Troy, unplugged

Fall Farm Festival at Lost Creek Reserve

By Tammy Newsom

Photo: Visitors take a wagon ride down Scarecrow Lane at Lost Creek Reserve; photo: Amanda Smith

Have you ever dived into a vat of corn? Or fallen into a load of hay, just for fun? Maybe not, but chances are your grandparents did. For those of us that missed out, Miami County Parks District has created a better way to bring back simpler times by hosting the fifth annual Fall Farm Festival at Lost Creek Reserve, near Troy.

“The Fall Farm Festival is about creating experiences you might see on a farm,” said Amanda Smith, Marketing Coordinator for the Miami County Parks District. “This sparks the imagination and the importance of kids getting outside to reconnect with nature.”

The Fall Farm Fest brings to life the history of the Knoop Family Farmstead. According to the District’s historical register, in the spring of 1798, John Knoop and family settled at the site of the former village of Staunton, which is now annexed as part of the city of Troy, off Route 202. The Knoop Family built a log cabin in 1800, and a second home in 1883 – now standing – a gingerbread Victorian farmhouse. The Knoops were drawn to this area by the Native Americans’ hospitality, the herbal plantation and the rich topsoil, and decided to stay because this was the perfect place for a settlement.

“The property sits up on an embankment that overlooks the area, with a freshwater spring that still runs to serve as water source and for refrigeration,” said Tama Cassidy, Assistant Director of Education for Miami County Parks District Office.

Sprawled over 456 acres, the farmstead encompasses a family cemetery, five barns, oak trees, savannah trees, a walnut grove and a full working farm, producing beans and corn for dairy cattle.

“Over the next two centuries, the Knoops developed close ties to Troy and Miami County,” Smith explained. “At one time, the family owned a waterworks, a buggy manufacturer and helped to start the first bank of Troy.”

In 2006, Mark Knoop and wife Dorothy donated and sold some of the property and farmland to Miami County, to preserve its heritage.

Fall Farm Fest came about a couple years later. “This is not a typical festival where you have vendor after vendor,” Smith said. “This event is centered on experiences, not popular technology-driven activities.”

Fall Farm Fest features a family-friendly atmosphere. The park hosts a 6.2-acre corn maze, straw pile, sack races, pony rides and a farm animal petting zoo. There is a scarecrow contest along the farm lane, with up to 44 homemade scarecrows promoting local businesses. A pumpkin patch sells $2 pumpkins and local musicians are brought in to play live bluegrass, folk and country.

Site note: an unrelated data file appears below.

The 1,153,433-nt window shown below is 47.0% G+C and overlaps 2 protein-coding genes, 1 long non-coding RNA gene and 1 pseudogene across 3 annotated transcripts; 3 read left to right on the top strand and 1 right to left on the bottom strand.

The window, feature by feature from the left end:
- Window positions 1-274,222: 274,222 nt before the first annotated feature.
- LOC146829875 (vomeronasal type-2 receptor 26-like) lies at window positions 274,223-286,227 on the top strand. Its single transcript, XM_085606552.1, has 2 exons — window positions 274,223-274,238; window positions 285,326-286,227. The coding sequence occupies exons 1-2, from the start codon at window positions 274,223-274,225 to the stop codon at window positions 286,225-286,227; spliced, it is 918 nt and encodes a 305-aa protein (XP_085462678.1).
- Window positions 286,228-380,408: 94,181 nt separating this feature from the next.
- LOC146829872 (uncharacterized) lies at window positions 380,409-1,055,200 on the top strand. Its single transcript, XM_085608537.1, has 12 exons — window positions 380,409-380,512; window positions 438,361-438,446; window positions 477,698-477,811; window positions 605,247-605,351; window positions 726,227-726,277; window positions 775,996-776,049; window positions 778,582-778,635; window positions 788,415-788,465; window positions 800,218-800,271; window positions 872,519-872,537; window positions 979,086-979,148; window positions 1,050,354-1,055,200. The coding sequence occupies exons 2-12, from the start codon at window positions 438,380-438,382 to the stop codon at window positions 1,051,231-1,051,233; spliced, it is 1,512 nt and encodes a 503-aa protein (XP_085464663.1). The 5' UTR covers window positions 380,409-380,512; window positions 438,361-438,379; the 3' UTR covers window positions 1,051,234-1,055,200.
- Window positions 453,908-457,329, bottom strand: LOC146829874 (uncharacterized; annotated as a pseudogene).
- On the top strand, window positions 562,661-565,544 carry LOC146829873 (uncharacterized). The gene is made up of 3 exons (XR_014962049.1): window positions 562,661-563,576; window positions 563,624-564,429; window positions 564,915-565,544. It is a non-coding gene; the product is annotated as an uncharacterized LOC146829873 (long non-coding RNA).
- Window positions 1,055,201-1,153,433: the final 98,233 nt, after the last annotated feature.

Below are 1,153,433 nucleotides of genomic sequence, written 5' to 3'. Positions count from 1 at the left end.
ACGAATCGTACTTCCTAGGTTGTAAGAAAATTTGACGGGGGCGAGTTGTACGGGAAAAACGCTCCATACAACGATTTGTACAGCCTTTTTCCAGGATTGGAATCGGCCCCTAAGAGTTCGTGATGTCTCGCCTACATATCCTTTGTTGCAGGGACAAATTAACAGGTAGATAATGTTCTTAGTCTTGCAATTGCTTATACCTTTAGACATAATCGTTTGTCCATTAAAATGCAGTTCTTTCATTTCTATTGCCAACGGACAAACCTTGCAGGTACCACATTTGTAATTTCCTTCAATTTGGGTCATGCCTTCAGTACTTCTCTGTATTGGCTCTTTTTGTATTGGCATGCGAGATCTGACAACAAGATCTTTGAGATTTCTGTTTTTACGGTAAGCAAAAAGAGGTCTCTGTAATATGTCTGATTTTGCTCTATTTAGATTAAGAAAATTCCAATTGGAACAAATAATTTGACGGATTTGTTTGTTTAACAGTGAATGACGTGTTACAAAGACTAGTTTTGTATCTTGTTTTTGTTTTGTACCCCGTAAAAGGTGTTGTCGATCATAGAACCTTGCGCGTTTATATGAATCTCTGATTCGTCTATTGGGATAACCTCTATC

“On the back of the property is a cabin, set up with compressed-air corn-shooter cannon to shoot targets,” Cassidy said.

You can tour the Bank Barn and the Museum Barn to see the old carriages and antique farm implements used on the farm or in the region. The Bank Barn is a three-story barn built into the embankment, so the animals could have a walk-out basement for grazing.

Signage is posted around the Bank Barn, explaining the history of hitching posts, the farm lane and rows of trees and how crops are rotated. A second barn, the Museum Barn, once used as an old corn crib, shows hand-hewn wood that went into the building of the barn.

Visitors can expect live agricultural demonstrations. The Ohio Farm Bureau is providing a simulated cow-milking experience, using an animatronic milk cow and holds a two-hour butter-churning event. There is to be a sheep dog herding demo, in which the sheep dogs will be let loose in the sheep pasture. People can see a live chainsaw demo, a puppet show, watch local bee experts make honey and an authentic blacksmith work.

There are wagon rides, a self-guided hike through a storybook walk and a kiddies’ tractor pull.

Ohio Native Plants has a nursery to show and will sell souvenir mums. Also expected at the event is a paper-making display, ATVs and live farm equipment. Pulled pork and hot dogs are served by Boy Scout Troop #365. Ice cream, pies and even buffalo will also be served.

“You can enjoy the vibrant reds of the barn,” said Cassidy. “The leaves are starting to change and will be close to peak. With the fall colors and atmosphere, this is a laid-back feel,”

Miami County Visitors and Convention Bureau just rebranded the county as Home. Grown. Great.

Having been preserved for posterity, it certainly is.

The Fall Farm Festival commences Saturday, Oct. 11 from 10 a.m.–5 p.m.; and Sunday, Oct. 12 from noon–5 p.m. at Lost Creek Reserve, 2385 E. State Route 41 in Troy. Although the Miami County Visitors and Convention Bureau accept donations, general admission to the festival is free. Donations to the corn maze for adults and children 12 and up are $5; ages 5–11, $3; and children under 5, are free. For more information about Fall Farm Fest or Lost Creek Reserve, please call the Miami County Parks District at 937.335.6273, or visit homegrowngreat.com/events/fall-farm-fest.

Reach DCP freelance writer Tammy Newsom at TammyNewsom@DaytonCityPaper.com.

 

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